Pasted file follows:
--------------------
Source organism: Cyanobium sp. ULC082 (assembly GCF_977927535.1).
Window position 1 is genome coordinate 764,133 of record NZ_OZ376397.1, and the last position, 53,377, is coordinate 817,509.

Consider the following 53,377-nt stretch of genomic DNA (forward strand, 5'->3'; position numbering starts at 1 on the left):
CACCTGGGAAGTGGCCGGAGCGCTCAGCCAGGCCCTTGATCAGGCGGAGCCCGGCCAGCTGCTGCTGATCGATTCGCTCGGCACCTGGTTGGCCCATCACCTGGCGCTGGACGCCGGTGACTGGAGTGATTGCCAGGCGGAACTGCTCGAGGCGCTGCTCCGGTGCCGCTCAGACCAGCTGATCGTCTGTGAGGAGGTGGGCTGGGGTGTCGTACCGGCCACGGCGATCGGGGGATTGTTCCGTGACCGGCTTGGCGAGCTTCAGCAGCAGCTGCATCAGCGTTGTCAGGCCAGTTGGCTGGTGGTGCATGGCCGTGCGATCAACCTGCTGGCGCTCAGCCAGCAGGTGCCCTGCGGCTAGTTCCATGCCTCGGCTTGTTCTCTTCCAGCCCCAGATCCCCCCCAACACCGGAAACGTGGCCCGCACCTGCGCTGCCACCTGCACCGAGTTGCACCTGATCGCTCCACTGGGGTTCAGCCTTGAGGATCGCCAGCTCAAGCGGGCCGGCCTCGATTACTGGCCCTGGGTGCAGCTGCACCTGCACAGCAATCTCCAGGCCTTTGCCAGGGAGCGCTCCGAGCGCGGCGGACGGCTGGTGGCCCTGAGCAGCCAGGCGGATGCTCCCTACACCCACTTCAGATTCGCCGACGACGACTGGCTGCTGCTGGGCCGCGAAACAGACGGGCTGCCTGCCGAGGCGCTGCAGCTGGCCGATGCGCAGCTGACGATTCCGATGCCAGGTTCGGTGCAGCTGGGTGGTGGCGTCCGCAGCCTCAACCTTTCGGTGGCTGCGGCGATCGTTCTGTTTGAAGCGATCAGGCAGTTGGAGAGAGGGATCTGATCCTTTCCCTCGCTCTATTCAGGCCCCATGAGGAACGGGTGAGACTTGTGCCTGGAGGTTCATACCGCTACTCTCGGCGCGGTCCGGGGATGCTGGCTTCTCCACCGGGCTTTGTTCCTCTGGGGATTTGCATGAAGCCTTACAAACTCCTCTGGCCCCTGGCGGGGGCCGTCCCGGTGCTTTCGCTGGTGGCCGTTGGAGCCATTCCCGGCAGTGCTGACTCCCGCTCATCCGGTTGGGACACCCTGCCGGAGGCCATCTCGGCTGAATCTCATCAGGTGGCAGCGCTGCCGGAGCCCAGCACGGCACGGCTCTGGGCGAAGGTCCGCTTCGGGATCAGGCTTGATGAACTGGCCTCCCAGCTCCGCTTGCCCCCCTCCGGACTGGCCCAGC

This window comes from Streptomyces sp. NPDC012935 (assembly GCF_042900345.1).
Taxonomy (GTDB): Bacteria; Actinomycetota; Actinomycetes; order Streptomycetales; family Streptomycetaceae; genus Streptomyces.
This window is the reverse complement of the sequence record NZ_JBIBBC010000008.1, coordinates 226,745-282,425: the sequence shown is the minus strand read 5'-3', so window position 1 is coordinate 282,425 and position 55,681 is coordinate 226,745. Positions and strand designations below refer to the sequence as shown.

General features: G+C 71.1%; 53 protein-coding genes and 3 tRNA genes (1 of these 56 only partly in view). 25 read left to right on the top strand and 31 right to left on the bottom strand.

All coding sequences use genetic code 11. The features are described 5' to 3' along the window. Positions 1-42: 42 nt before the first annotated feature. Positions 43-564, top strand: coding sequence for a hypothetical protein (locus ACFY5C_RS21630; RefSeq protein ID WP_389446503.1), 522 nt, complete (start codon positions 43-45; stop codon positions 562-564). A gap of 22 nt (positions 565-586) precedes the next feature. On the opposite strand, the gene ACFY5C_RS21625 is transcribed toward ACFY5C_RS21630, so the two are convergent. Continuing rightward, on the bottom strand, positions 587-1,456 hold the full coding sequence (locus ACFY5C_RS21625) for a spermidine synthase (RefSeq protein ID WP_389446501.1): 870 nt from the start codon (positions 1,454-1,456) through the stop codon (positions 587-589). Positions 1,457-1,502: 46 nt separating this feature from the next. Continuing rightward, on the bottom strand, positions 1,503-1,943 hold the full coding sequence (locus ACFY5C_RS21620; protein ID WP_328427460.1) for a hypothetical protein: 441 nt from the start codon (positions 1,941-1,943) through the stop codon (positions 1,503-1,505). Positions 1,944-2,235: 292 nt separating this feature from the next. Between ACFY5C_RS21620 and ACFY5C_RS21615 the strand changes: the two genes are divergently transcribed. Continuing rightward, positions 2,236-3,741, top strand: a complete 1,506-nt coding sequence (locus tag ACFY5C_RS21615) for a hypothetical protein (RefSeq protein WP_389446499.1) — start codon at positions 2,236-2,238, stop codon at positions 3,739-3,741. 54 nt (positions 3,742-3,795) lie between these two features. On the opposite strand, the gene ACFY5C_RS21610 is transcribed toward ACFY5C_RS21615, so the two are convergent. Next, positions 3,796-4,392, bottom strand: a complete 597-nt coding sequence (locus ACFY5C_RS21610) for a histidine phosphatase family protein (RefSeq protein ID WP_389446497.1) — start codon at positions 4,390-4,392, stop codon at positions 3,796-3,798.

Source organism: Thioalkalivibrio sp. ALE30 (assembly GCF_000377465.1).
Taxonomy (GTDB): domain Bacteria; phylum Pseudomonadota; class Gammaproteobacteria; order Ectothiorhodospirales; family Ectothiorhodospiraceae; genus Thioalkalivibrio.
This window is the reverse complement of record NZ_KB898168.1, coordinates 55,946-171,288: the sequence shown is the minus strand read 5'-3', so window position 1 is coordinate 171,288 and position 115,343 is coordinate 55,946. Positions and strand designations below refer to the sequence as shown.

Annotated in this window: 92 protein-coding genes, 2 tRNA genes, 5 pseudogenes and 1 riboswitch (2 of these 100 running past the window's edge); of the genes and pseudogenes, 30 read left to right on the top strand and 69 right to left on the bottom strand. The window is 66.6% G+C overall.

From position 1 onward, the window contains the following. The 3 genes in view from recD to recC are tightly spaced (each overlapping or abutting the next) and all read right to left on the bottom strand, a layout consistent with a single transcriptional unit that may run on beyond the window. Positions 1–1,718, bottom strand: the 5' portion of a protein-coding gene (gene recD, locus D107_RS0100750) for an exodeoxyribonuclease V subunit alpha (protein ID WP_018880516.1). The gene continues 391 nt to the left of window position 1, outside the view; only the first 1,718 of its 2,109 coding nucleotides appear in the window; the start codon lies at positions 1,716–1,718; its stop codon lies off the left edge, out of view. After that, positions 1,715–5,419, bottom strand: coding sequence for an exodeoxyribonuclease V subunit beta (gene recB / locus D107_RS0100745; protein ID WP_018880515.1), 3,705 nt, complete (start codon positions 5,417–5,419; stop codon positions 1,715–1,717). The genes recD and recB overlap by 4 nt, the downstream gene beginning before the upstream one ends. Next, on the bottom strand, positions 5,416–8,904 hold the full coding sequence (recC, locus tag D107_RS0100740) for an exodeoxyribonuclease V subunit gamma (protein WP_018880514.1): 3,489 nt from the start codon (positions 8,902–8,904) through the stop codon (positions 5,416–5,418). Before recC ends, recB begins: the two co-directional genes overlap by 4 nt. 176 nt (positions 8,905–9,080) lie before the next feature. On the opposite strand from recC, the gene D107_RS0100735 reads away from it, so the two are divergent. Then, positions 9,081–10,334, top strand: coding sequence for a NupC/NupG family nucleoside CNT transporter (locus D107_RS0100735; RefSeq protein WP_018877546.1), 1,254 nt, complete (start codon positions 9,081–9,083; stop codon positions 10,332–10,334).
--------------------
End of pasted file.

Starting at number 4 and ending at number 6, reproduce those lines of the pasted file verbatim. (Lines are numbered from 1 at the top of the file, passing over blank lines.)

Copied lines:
CACCTGGGAAGTGGCCGGAGCGCTCAGCCAGGCCCTTGATCAGGCGGAGCCCGGCCAGCTGCTGCTGATCGATTCGCTCGGCACCTGGTTGGCCCATCACCTGGCGCTGGACGCCGGTGACTGGAGTGATTGCCAGGCGGAACTGCTCGAGGCGCTGCTCCGGTGCCGCTCAGACCAGCTGATCGTCTGTGAGGAGGTGGGCTGGGGTGTCGTACCGGCCACGGCGATCGGGGGATTGTTCCGTGACCGGCTTGGCGAGCTTCAGCAGCAGCTGCATCAGCGTTGTCAGGCCAGTTGGCTGGTGGTGCATGGCCGTGCGATCAACCTGCTGGCGCTCAGCCAGCAGGTGCCCTGCGGCTAGTTCCATGCCTCGGCTTGTTCTCTTCCAGCCCCAGATCCCCCCCAACACCGGAAACGTGGCCCGCACCTGCGCTGCCACCTGCACCGAGTTGCACCTGATCGCTCCACTGGGGTTCAGCCTTGAGGATCGCCAGCTCAAGCGGGCCGGCCTCGATTACTGGCCCTGGGTGCAGCTGCACCTGCACAGCAATCTCCAGGCCTTTGCCAGGGAGCGCTCCGAGCGCGGCGGACGGCTGGTGGCCCTGAGCAGCCAGGCGGATGCTCCCTACACCCACTTCAGATTCGCCGACGACGACTGGCTGCTGCTGGGCCGCGAAACAGACGGGCTGCCTGCCGAGGCGCTGCAGCTGGCCGATGCGCAGCTGACGATTCCGATGCCAGGTTCGGTGCAGCTGGGTGGTGGCGTCCGCAGCCTCAACCTTTCGGTGGCTGCGGCGATCGTTCTGTTTGAAGCGATCAGGCAGTTGGAGAGAGGGATCTGATCCTTTCCCTCGCTCTATTCAGGCCCCATGAGGAACGGGTGAGACTTGTGCCTGGAGGTTCATACCGCTACTCTCGGCGCGGTCCGGGGATGCTGGCTTCTCCACCGGGCTTTGTTCCTCTGGGGATTTGCATGAAGCCTTACAAACTCCTCTGGCCCCTGGCGGGGGCCGTCCCGGTGCTTTCGCTGGTGGCCGTTGGAGCCATTCCCGGCAGTGCTGACTCCCGCTCATCCGGTTGGGACACCCTGCCGGAGGCCATCTCGGCTGAATCTCATCAGGTGGCAGCGCTGCCGGAGCCCAGCACGGCACGGCTCTGGGCGAAGGTCCGCTTCGGGATCAGGCTTGATGAACTGGCCTCCCAGCTCCGCTTGCCCCCCTCCGGACTGGCCCAGC

This window comes from Streptomyces sp. NPDC012935 (assembly GCF_042900345.1).
Taxonomy (GTDB): Bacteria; Actinomycetota; Actinomycetes; order Streptomycetales; family Streptomycetaceae; genus Streptomyces.